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Current: Danbury, CT, United States
Welcome! A few years ago, I discovered an application that artists employ in their works to bring cultural awareness to their audiences. Having discerned this semiotic theory that applies to literature, music, art, film, and the media, I have devoted the blog, "Theory of Iconic Realism" to explore this theory. The link to the publisher of my book is below. If you or your university would like a copy of this book for your library or if you would like to review it for a scholarly journal, please contact the Edwin Mellen Press at the link listed below. Looking forward to hearing from you!

Thank you for visiting. I hope you will find the information insightful. ~ Dr. Jeanne Iris
To view my page on the Edwin Mellen Press website, please click below:

01 December, 2009

Paul McCartney's 'Blackbird' and Iconic Realism (Click onto this title to view Paul McCartney singing "Blackbird")


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Paul McCartney's song, "Blackbird," is an example of iconic realism. When he composed "Blackbird' in the spring of 1968, the United States was dealing with civil rights issues, the women's movement, the death of Dr. Martin Luther King, and the Vietnam War. Here, McCartney's focus is on the empowerment of the female African-American woman. 
The term 'bird' is an English slang for woman, and the blackbird is a literary symbol for freedom, so this blackbird, singing in the dead of night is the juxtaposition of an iconic, realistic figure in a realistic setting, not usually expected for that icon. McCartney's placement of this figure in this setting brings awareness of the hope for women, particularly African-American women, to find their freedom through equality within a 'sunken eyed' society. 
This simple song, introduced by a brief musical reference to Bach's Bourree, with meter changing from flowing waltz to a steady two-step, brings enlightenment of a cultural need for reform in regard to feminine empowerment in society. To this day, segments of the world's society need to awaken to the message in this song.

6 comments:

  1. I never knew the song had hidden depths, but the REALLY strange thing is that I can't stand Macca or The Brutales, they really really DEEPLY irritate me.BUT, here is the incredible bit, I was actually singing this song today!I never ever sing it, I hate it, I couldn't help myself(ihad just seen a Blackbird)but what kind of a coincidence is that,prof? Spooky!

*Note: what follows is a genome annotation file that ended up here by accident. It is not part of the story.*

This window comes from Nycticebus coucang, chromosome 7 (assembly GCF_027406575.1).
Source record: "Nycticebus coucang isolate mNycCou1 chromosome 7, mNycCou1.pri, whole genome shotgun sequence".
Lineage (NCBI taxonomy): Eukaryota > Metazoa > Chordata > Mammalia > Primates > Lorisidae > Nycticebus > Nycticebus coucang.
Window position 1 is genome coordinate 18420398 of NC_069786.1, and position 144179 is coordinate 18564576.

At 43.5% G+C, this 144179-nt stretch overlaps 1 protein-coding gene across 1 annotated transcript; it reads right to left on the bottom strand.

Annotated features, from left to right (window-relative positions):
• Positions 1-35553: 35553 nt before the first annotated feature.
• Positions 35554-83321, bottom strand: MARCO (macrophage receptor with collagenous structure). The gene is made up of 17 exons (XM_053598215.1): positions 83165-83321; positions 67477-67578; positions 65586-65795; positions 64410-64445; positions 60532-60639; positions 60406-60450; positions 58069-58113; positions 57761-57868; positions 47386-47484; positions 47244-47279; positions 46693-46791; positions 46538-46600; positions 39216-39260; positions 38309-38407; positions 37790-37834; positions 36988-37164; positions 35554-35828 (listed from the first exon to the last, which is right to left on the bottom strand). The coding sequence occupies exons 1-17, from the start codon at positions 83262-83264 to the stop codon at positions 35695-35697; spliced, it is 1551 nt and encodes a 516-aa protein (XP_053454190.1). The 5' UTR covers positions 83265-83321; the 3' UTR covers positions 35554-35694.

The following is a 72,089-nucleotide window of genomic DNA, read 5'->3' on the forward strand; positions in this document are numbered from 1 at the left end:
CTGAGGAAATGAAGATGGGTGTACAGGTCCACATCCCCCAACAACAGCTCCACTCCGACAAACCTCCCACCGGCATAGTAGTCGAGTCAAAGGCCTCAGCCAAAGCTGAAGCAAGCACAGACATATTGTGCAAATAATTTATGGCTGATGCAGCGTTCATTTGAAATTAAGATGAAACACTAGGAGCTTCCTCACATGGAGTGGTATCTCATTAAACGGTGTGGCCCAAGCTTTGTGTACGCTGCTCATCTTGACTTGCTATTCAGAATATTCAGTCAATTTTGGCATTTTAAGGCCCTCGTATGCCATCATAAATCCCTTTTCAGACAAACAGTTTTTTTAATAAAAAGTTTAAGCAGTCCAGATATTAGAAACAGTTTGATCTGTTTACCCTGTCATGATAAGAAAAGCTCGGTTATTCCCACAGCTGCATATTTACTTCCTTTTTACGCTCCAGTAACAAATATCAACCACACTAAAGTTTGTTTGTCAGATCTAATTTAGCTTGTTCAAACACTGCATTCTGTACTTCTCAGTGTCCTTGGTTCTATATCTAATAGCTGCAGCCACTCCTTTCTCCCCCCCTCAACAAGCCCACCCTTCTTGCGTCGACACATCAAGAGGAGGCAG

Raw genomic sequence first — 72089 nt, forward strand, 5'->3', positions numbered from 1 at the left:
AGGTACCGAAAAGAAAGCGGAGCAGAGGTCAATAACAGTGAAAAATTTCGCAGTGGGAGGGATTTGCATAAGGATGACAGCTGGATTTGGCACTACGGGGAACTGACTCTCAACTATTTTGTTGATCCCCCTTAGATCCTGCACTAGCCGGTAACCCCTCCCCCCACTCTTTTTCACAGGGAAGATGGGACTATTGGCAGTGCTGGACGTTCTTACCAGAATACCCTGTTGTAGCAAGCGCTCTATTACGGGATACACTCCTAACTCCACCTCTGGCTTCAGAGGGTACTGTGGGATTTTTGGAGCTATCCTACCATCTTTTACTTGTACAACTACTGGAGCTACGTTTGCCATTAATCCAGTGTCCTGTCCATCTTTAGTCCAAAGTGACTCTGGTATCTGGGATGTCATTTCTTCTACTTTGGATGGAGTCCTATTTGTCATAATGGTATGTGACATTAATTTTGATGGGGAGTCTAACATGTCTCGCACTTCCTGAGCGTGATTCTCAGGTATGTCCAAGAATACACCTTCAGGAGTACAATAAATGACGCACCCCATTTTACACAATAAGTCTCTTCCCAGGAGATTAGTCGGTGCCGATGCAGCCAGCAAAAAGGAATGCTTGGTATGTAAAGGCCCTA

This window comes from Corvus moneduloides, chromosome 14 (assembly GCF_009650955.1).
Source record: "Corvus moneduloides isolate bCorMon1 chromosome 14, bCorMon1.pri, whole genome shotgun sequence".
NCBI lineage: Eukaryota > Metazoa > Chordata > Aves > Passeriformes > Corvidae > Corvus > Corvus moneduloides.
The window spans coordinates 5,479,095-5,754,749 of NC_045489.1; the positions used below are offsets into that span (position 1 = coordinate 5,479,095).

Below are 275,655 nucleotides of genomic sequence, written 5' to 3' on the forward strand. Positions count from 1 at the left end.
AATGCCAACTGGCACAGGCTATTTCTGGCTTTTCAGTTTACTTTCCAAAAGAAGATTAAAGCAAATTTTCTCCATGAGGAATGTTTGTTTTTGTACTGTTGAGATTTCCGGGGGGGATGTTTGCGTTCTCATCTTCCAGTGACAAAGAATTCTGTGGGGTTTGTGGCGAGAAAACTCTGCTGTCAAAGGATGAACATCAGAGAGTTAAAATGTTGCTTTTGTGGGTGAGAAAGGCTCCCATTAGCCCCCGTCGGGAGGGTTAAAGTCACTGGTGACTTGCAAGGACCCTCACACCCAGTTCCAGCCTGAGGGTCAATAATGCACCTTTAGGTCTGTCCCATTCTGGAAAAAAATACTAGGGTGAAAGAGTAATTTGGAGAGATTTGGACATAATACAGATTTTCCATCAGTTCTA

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  2. TFE...No kidding! You were singing this P.M. tune today?! Truly, this is one of those unexplained phenomena. Hmmm....magical mystery, perhaps?? ; )
    I have wanted to use a Beatles' song as illustrative of this theory for a while. Just today, I looked up songs written by Paul McCartney. (I think I must've heard something on the radio regarding his current tour.)
    After reading the list of his songs, there it was, staring me right in the face. I did a little research on his original thoughts regarding this one since it has been around for a while and was amazed to find that its cultural/literary significance makes it an excellent example of this theory.
    Do you like the jazz version on my Playlist?

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  3. Actually, yes, I really like the Jazz version.SMOOTH!

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  4. Fascinating post! I was unaware of the meanings hidden in these lyrics. I LOVE this kind of thing. Fun stuff.

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  5. I am with T.F.E. but I was humming FREEDOM (Richie Havens) whilst suffering from a massive dose of food poisoning!

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  6. Willow: Good to hear from you. Yes, this is what I love about my theory.I am consistently finding illustrations in the most unusual places. Thanks for dropping by.

    Your Highness: Oh no! I sincerely hope you are feeling better and glad that Richie Havens helped you through it. Whether one is a Beatles fan or not, they have made a significant contribution to the pop music culture. And even if you don't like their music, they have composed it in such a way that it is easily adaptable to other musical genres...as evidenced in the jazz version of 'Macco's Blackbird.'
    Good to hear from you again and please take care of yourself. Once, I had food poisoning from linguine with clam sauce, thought I was going to die for sure...Clear broth and rice did the trick.

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